Measuring success of interventions to improve the quality of end-of-life care in the intensive care unit


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Abstract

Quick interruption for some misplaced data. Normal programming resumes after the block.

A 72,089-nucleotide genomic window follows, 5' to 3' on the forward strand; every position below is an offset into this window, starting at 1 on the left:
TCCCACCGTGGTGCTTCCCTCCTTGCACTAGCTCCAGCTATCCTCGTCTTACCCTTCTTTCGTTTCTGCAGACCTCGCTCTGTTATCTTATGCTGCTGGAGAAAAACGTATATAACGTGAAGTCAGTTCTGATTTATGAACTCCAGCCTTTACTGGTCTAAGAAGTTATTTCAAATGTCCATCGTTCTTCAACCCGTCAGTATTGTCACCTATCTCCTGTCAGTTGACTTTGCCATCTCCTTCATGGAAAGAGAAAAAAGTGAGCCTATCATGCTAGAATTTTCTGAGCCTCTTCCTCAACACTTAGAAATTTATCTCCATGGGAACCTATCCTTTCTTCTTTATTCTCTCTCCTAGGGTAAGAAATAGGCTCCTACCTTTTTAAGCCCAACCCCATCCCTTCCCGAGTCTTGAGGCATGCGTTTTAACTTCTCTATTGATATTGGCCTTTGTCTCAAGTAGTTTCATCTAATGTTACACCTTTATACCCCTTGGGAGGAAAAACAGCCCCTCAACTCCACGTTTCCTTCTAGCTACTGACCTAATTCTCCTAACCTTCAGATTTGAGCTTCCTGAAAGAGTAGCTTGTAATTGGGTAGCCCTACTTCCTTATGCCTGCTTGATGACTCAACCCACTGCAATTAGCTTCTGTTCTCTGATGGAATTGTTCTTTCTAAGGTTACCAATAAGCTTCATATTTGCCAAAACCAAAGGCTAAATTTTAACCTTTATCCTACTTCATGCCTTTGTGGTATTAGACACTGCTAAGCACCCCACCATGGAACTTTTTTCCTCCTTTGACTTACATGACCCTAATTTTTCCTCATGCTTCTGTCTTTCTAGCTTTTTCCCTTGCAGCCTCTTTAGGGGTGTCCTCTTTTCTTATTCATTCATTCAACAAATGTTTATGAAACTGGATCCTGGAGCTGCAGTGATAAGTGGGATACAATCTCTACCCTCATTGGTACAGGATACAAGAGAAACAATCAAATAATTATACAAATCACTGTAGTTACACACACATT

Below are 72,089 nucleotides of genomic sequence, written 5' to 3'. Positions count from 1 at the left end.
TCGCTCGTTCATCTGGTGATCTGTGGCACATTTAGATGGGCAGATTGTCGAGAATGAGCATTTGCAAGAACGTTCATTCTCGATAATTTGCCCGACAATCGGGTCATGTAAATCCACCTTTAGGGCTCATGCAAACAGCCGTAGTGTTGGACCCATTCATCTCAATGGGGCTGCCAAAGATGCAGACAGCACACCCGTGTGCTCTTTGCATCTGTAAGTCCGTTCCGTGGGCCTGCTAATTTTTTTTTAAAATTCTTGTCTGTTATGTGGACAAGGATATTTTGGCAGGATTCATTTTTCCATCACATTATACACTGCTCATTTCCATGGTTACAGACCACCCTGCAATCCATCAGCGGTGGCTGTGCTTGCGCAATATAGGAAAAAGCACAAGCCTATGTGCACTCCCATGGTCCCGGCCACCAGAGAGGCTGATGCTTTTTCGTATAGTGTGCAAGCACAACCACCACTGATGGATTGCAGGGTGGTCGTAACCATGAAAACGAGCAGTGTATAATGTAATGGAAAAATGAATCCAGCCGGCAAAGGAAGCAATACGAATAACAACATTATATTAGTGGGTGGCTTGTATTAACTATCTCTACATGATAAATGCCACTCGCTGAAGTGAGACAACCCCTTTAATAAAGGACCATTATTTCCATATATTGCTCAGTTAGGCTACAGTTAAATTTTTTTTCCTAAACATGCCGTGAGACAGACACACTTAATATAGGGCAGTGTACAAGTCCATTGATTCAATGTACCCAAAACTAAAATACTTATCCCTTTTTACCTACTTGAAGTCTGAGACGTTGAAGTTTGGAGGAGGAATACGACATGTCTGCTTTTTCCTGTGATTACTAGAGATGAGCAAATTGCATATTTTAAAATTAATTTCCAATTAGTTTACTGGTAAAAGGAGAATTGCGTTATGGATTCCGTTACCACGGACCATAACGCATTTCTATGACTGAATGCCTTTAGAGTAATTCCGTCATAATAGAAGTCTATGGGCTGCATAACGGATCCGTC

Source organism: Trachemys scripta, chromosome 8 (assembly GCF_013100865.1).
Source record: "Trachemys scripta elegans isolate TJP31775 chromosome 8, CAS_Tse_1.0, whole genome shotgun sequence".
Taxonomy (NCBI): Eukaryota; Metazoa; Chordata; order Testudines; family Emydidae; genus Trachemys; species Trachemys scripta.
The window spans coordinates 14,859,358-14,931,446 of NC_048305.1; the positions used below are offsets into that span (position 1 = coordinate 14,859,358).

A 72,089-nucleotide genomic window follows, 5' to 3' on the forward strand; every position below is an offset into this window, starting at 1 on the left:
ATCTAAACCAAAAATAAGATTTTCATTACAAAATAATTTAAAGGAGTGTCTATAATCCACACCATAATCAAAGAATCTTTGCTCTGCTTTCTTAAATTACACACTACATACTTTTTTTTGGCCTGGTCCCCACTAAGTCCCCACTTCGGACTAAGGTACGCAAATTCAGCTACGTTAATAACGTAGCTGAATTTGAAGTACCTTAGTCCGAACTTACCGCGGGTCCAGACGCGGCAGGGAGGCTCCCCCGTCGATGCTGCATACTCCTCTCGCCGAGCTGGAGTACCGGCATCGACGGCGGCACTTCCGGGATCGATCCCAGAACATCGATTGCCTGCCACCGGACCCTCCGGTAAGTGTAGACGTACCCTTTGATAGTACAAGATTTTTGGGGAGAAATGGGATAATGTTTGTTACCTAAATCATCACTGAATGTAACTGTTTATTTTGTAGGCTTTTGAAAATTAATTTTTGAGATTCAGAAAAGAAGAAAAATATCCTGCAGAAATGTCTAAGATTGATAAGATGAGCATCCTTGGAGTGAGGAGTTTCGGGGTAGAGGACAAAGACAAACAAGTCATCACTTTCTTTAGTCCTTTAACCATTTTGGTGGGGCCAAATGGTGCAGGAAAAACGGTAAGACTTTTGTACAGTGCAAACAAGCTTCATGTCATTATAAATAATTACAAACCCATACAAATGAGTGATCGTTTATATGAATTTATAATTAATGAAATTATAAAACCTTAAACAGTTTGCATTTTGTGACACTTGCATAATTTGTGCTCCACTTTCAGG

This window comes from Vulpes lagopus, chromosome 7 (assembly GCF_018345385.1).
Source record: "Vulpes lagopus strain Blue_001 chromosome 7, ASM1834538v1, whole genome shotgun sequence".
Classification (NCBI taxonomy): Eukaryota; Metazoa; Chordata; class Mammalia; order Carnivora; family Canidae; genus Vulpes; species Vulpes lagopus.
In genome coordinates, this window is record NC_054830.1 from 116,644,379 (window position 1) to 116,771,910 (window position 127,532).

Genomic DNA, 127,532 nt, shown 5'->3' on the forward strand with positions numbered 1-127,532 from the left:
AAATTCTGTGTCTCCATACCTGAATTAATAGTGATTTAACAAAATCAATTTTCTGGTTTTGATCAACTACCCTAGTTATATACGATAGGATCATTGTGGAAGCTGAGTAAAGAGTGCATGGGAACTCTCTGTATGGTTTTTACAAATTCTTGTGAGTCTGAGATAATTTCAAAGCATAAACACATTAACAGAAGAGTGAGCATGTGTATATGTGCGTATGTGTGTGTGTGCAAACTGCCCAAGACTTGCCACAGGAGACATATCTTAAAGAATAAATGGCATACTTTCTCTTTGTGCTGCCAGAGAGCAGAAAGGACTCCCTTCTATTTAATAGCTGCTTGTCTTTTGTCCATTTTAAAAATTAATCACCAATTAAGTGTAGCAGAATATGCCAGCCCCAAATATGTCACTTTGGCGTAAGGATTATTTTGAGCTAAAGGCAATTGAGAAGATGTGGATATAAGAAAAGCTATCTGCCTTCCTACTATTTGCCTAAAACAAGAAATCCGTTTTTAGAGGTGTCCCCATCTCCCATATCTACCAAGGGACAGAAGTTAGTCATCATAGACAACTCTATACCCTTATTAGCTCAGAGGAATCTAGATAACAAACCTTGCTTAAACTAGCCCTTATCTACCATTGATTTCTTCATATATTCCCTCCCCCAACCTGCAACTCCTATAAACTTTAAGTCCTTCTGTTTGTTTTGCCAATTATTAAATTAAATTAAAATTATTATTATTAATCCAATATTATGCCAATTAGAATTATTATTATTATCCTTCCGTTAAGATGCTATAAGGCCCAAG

Because of the severity of illness, the intensive care unit (ICU) is a setting where death is common. Although optimal palliative care should prevent many terminal ICU admissions, the ICU will always remain an important setting for end-of-life care because of the severity of illness of patients in the ICU and because many patients with chronic, life-limiting diseases and their families opt for a trial of intensive care. Therefore, improving the quality of end-of-life care in the ICU is an important endeavor. Furthermore, there are data to suggest that current quality of end-of-life care in the ICU is often poor and that this is an important target for quality improvement. However, as interventions are designed to improve the quality of end-of-life care in the ICU, researchers, clinicians, and quality improvement personnel will need reliable and valid measures to determine whether these interventions do improve the quality of care. In this article, we examine some of the data supporting potential process and outcome measures that could be used to evaluate the success of interventions designed to improve end-of-life care in the ICU.

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